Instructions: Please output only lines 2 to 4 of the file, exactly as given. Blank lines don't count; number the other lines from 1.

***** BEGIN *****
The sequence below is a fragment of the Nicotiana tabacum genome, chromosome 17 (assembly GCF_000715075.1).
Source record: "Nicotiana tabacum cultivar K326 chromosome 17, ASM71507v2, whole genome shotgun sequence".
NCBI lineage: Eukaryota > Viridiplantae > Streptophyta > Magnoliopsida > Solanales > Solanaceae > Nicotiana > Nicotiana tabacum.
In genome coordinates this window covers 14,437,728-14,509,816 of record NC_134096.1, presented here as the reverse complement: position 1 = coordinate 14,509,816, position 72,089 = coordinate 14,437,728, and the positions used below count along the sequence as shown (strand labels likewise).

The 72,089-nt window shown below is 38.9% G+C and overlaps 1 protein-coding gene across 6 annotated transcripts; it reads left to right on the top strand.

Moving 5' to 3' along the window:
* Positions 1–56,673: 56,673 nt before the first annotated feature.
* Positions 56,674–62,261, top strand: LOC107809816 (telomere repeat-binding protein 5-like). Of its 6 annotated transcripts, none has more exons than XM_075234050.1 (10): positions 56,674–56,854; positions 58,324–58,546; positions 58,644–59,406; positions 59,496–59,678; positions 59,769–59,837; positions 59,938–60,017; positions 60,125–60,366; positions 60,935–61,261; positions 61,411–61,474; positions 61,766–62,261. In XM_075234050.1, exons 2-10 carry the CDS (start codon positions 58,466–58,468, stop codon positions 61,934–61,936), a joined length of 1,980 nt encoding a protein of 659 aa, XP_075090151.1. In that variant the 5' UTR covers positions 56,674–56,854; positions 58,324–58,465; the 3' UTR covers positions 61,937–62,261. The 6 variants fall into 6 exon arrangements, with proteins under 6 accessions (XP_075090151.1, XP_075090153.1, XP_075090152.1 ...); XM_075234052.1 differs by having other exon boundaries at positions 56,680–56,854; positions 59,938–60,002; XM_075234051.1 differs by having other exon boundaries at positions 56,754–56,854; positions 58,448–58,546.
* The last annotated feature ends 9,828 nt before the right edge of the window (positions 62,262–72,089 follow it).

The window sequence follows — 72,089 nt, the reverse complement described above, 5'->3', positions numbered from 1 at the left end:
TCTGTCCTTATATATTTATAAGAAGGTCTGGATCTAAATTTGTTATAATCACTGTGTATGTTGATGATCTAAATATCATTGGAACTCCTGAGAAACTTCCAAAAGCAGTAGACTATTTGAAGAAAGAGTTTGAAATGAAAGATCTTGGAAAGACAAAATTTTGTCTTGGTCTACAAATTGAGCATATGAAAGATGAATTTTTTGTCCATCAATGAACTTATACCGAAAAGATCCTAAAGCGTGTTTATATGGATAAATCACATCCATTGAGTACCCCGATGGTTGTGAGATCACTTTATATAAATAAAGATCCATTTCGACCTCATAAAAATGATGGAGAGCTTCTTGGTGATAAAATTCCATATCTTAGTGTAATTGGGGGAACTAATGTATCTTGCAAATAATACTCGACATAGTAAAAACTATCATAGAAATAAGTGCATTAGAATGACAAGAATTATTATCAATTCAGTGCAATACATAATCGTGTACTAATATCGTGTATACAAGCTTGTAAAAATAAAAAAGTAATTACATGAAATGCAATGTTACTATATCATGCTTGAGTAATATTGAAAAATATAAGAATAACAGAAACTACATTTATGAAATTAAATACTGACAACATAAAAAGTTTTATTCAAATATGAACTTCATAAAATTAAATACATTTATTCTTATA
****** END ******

Source record: "Nicotiana tabacum cultivar K326 chromosome 17, ASM71507v2, whole genome shotgun sequence".
NCBI lineage: Eukaryota > Viridiplantae > Streptophyta > Magnoliopsida > Solanales > Solanaceae > Nicotiana > Nicotiana tabacum.
In genome coordinates this window covers 14,437,728-14,509,816 of record NC_134096.1, presented here as the reverse complement: position 1 = coordinate 14,509,816, position 72,089 = coordinate 14,437,728, and the positions used below count along the sequence as shown (strand labels likewise).